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Revealing The Hidden Costs of Off-Campus Living: It’s More Than Just Rent

By Addison Fouts

The hidden costs of an off-campus living situation can be intimidating. Most universities require freshmen to live on campus for their first year. But what do you do when you have to make the decision on whether or not to remain on campus? The Education Data Initiative says, “At four-year public schools, on-campus students pay an average of $11,520 for room and board and off-campus students pay $11,365.”

You may be led to believe that choosing an off-campus option is the more financially sound decision, however in my experience that hasn’t been the case. Last year I had an apartment downtown, just steps away from campus. This year I have about a 5-minute commute. While I pay around $400 less on rent each month, I make that cost up in other areas.

As any significant life-changing event goes, you’re going to spend a pretty penny on apartment essentials. For your dorm, you only needed items to fill one room. Once you move into an apartment you have to account for several other rooms. You now have a laundry room, kitchen, living room, bathroom and a bedroom to be responsible for. These extra rooms require cleaning so you’ll need to stock up on household supplies. You would not believe how much toilet paper, tissues and paper towels you’ll go through. On average each American uses 50 pounds of tissue paper annually. You’ll also need to restock on laundry detergent and dryer sheets. To be more cost-effective I buy the reusable dryer balls because they’re a one-time cost and they last a long time. It’s also better for the environment so it’s a win-win. Additional costs to think about are aluminum foil, baking sheets, trash bags, parchment paper, a vacuum, mop or Swiffer, broom and any other cleaning tools you need. Each room seems to have an additional item for your grocery list each week. The list can start to feel endless.

You may also want to start investing in cookware now that you have a kitchen. In the dorm you probably had a mini fridge and a microwave. Now you’ll want to consider an air-fryer, blender and toaster. Most air fryers cost between $60-$130 but if you’re thinking about adding any appliances to your list this is a must-have. I use my air-fryer weekly for meal prepping and making easy dinners.

Now that I’ve mentioned appliances and groceries you’ll need to budget for them! The average college student spends around $410 a month on groceries. To help myself budget I try my best to meal plan for the week. It also helps me save money on gas because I’m not driving back and forth to and from campus to make myself lunch at home. Usually I’ll look on TikTok for an easy meal prep idea. Recently I’ve been making brown rice, roasted vegetables and a grilled chicken for my meal prep. Luckily there are microwaves on campus that I use to heat up my lunch. You could also do something that stays cool such as a wrap or salad. Unfortunately, some weeks are busier and I don’t get around to meal prepping. I’ll usually spend $11 on breakfast and about $15 on lunch. That’s $26 for the day which can add up when I’m having to make those purchases a few times per week.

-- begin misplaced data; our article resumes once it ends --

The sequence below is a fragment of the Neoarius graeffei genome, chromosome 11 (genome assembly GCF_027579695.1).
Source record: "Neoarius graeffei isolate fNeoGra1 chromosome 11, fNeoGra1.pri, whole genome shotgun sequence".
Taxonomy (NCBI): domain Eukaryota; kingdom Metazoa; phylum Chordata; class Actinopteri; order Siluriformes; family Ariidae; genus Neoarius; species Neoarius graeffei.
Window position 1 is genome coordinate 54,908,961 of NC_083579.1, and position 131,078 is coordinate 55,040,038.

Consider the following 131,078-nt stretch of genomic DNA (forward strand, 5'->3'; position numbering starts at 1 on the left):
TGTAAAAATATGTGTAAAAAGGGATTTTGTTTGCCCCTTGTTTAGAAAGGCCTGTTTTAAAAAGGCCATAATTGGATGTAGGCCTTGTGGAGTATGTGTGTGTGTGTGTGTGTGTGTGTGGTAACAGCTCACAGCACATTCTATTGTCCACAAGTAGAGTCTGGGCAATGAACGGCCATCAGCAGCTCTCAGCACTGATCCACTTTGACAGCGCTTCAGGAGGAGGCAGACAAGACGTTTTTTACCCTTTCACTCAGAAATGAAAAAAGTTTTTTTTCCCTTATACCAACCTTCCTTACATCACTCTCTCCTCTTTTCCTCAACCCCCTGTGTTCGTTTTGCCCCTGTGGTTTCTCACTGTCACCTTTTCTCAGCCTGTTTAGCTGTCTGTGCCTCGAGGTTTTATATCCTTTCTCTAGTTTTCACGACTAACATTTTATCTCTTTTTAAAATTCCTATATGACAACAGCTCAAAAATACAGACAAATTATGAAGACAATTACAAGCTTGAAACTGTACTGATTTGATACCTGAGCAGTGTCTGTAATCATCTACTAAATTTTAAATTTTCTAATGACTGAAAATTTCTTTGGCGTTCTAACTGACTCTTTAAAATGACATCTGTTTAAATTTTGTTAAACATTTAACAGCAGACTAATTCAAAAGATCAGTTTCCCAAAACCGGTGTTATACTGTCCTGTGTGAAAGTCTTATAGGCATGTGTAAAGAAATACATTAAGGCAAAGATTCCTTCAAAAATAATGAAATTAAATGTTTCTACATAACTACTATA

One of the large areas of cost is Uber fees. Last week I spent $60 in Uber charges. Now that I live off-campus and I’m 21, Uber or Lyft are about the only options I have when it comes to transporting to the bars and restaurants downtown. With the rise of gas prices, Uber and Lyft fees have also gone up. The average price of an Uber rose 92% between 2018 and 2021 and 45% between 2019 and 2022. When I signed my lease for my off-campus apartment I was told that there would be a bus that would run from 10 p.m. until 2 a.m. Thursday-Saturday nights. The bus was allegedly supposed to drop off on campus which was only a brief 2-minute walk to the downtown nightlife, but this bus route doesn’t exist this year. I thought I would save a ton of money on transportation fees so when I found out that option wasn’t available my budget took a hit.

Another high cost happens to be my car. If you’re living off-campus you’re going to need reliable transportation. Over the summer my 2008 Mitsubishi gave out and I had to get a new car. According to edmunds, “the average used vehicle transaction price in Q1 2023 dipped 6.4% year-over-year but is up 44% from five years ago.” This is a huge financial hurdle, especially for someone who works 10 hours a week with no pay for a degree requirement. That doesn’t even include the gas it takes to get to campus each day or the cost of my parking pass. The average price of gas in Missouri right now is $3.23 per gallon. I end up filling my tank about once every two weeks since I have to drive to classes, work and extracurricular activities. The parking pass is $127.50 per semester. All these costs could be saved by staying on campus and choosing to walk to class or other activities.

The next time you’re faced with the decision of having to live on or off campus, consider your options wisely. I would recommend trying to find an apartment within walking distance of your campus. It may be more expensive in rent compared to apartments further off-campus, but you’ll save on Uber, gas money and car maintenance expenses.



Fouts is a graduating senior at the University of Missouri School of Journalism.


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